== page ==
Marshfield Clinic geneticist and hematologist/oncologist to share Sebold fellowship
MARSHFIELD — Two nationally-recognized Marshfield Clinic researchers, a geneticist and a hematologist/oncologist, will be awarded the 27th Gwen D. Sebold Fellowship for Outstanding Research.
Senior Research Scientist Murray Brilliant and Dr. Adedayo Onitilo, who practices at Marshfield Clinic Weston Center and Marshfield Clinic Cancer Care at Ministry/Saint Michael’s Hospital, Stevens Point, will be honored Wednesday, Nov. 12, in a program held in the Froehlke Auditorium, Melvin R. Laird Center, Marshfield Clinic, Marshfield.
This is the first time two people will receive the fellowship in a single year. The fellowship has been given by D. David “Dewey” Sebold, who resides in Medford, since 1988 to recognize an outstanding medical researcher and support continued research in his or her field.
“Drs. Brilliant and Onitilo are talented researchers whose work is improving the quality of life for countless Marshfield Clinic patients and, indeed, patients around the world,” said Dr. Jaime Boero, Marshfield Clinic Research Foundation (MCRF) Board of Trustees chair. “These researchers represent the two major types of biomedical research, Dr. Onitilo as a physician/scientist carrying out patient-oriented research and Dr. Brilliant as a scientist conducting more basic research. The award selection committee decided to honor both men for their outstanding research—past, present and future—conducted at Marshfield Clinic and MCRF.”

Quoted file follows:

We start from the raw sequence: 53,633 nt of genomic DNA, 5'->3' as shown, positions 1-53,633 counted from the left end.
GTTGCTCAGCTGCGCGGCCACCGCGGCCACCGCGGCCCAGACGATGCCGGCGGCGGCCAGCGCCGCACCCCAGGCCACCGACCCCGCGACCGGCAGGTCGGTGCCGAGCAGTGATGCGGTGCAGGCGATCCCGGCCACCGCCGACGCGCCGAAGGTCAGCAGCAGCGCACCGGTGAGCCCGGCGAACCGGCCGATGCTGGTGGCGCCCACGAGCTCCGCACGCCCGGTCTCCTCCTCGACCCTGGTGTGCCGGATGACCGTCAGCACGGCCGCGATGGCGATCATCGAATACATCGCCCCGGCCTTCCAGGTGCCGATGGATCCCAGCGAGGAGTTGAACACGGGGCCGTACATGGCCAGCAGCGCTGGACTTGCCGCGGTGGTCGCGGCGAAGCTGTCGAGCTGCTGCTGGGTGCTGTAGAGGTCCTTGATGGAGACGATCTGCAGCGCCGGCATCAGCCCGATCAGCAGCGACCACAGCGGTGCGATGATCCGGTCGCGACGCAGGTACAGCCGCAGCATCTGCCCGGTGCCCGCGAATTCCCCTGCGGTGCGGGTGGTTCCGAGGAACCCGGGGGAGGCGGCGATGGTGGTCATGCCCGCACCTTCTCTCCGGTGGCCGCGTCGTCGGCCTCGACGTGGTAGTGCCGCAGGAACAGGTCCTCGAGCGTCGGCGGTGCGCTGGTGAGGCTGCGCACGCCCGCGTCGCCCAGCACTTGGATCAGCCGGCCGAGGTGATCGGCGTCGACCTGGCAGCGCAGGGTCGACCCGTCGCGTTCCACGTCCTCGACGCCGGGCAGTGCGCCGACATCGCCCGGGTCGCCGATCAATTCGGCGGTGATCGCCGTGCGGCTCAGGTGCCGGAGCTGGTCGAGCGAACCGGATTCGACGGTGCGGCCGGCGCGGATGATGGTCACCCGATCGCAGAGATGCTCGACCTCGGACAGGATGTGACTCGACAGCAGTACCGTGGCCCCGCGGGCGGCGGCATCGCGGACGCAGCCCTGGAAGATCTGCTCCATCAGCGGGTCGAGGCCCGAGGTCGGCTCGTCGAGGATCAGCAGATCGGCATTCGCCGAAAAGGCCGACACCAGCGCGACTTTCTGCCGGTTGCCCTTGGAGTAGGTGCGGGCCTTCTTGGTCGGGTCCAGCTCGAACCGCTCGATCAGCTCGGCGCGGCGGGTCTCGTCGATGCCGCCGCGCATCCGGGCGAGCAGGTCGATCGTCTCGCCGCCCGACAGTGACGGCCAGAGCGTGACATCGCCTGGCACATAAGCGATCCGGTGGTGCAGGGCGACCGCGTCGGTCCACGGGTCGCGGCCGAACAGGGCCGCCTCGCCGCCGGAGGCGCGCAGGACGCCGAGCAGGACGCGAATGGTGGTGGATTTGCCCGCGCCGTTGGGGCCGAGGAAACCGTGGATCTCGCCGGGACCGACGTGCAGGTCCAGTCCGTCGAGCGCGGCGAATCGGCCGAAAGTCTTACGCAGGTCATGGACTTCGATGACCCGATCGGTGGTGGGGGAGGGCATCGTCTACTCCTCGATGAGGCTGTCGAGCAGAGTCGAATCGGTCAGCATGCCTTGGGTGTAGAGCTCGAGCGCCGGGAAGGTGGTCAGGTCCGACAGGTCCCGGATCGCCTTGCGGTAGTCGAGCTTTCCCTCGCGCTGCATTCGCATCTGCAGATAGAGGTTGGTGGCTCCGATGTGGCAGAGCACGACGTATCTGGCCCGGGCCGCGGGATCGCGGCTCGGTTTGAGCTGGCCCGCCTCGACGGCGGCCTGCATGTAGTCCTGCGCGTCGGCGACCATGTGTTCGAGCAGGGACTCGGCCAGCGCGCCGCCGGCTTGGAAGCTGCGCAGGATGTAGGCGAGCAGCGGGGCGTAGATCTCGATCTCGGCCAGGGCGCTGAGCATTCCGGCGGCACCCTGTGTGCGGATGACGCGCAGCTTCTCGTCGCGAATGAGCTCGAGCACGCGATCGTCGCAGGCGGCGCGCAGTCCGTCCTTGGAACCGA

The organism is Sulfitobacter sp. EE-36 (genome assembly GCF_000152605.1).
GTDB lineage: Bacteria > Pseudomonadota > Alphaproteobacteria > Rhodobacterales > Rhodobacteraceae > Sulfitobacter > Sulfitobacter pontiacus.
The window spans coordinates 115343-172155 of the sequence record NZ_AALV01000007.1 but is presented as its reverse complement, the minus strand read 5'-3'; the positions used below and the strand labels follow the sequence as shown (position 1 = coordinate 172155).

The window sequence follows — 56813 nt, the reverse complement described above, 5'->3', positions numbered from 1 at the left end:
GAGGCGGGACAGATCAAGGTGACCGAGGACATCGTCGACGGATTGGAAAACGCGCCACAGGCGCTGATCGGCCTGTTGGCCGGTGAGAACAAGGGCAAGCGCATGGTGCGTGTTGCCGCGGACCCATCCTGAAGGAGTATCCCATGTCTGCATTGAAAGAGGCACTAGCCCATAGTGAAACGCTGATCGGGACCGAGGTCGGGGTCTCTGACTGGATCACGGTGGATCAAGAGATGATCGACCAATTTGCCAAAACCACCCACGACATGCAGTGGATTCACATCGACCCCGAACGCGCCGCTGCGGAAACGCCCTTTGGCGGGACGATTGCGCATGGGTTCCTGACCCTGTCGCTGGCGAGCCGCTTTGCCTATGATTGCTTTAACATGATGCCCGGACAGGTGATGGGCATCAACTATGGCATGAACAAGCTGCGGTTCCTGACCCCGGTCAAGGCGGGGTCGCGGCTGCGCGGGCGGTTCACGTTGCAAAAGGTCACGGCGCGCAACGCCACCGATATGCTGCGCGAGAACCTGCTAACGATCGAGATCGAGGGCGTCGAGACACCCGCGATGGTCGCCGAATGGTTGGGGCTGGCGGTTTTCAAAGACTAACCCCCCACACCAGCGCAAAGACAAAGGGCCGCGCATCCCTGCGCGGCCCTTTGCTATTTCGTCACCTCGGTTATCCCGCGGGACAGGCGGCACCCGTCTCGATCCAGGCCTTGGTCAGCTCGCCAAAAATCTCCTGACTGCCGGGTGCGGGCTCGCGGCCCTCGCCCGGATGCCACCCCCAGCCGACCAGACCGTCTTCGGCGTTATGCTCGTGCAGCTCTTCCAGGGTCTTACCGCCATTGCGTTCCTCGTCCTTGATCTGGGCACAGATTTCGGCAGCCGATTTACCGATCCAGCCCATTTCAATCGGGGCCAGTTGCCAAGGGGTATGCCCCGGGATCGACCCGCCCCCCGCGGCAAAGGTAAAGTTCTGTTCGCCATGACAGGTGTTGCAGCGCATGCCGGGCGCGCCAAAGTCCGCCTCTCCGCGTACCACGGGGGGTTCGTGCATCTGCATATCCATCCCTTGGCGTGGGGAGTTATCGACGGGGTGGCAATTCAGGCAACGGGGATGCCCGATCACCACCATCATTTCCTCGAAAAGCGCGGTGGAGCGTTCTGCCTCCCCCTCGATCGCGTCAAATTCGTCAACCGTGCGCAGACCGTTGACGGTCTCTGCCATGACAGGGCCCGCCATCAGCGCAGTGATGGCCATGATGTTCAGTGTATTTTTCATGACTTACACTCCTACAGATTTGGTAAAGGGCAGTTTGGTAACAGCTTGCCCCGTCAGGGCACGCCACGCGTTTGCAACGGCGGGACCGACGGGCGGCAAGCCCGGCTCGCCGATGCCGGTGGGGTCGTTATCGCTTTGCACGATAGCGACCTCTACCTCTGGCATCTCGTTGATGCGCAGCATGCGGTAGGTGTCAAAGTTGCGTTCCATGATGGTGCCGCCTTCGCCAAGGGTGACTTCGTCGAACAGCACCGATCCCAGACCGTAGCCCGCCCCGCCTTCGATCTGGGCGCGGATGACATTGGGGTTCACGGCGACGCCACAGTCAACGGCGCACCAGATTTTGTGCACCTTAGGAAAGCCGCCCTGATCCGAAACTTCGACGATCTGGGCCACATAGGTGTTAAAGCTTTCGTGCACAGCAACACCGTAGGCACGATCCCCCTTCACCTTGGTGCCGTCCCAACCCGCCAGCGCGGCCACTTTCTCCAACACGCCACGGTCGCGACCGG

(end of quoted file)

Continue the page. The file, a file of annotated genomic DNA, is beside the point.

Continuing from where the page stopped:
Recipients receive $5,000 and a memorial plaque presented by Sebold in memory of his sister, Gwen Sebold. Gwen Sebold grew up in Dorchester and joined Marshfield Clinic as a medical stenographer in 1955. She died of cancer in July 1974.
“The breadth and knowledge of the physicians and scientists conducting research at Marshfield Clinic are evident in Murray Brilliant and Adedayo Onitilo,” Sebold said. “They are outstanding researchers, and I’m pleased they were selected to receive Gwen’s fellowship.”
Brilliant holds administrative and scientific positions, including director of MCRF’s Center for Human Genetics and holder of the Dr. James Weber Endowed Chair in Human Genetics. He’s also director of University of Wisconsin Institute for Clinical and Translational Research’s Translational Technologies and Research Core, a partnership between the University of Wisconsin and Marshfield Clinic.
“I’m honored to be in the company of those individuals who’ve won this fellowship in the past,” Brilliant said. “They’re amazing scientists and researchers. I couldn’t have done it without those who had the vision to start the Personalized Medicine Research Project and the Project’s 20,000 research participants. We continue to reap results from this work.”
Brilliant has authored 20 high-impact publications, advancing the fields of albinism genetics, clinical implementation of genetic information, oral-systemic health, fragile X syndrome, glaucoma and age-related macular degeneration genetics, and pharmacogenetics.
Brilliant is a world expert on the genetics of albinism, identifying three of the genes associated with the condition.
Onitilo, who serves as the Clinic’s Oncology service line leader, is a well respected clinician and researcher. He also was the 2014 recipient of the Wisconsin Women’s Health Foundation’s Champion in Women’s Health – Cancer award.
His study using the Clinic’s electronic medical records led to developing an electronic algorithm to accurately pinpoint the onset of type 2 diabetes. His work has led to new findings in the temporal relationship between type 2 diabetes and breast, prostate, and colon cancers.
Onitilo’s work with patients with advanced breast cancer in rural areas confirmed the need for early detection through mammograms. He has researched potential breast cancer treatment complications that detract from the patient’s quality of life.
“I’m so very surprised by this honor,” Onitilo said. “Research and patient care are my passions, and to be recognized for what I love to do is, again, truly an honor.”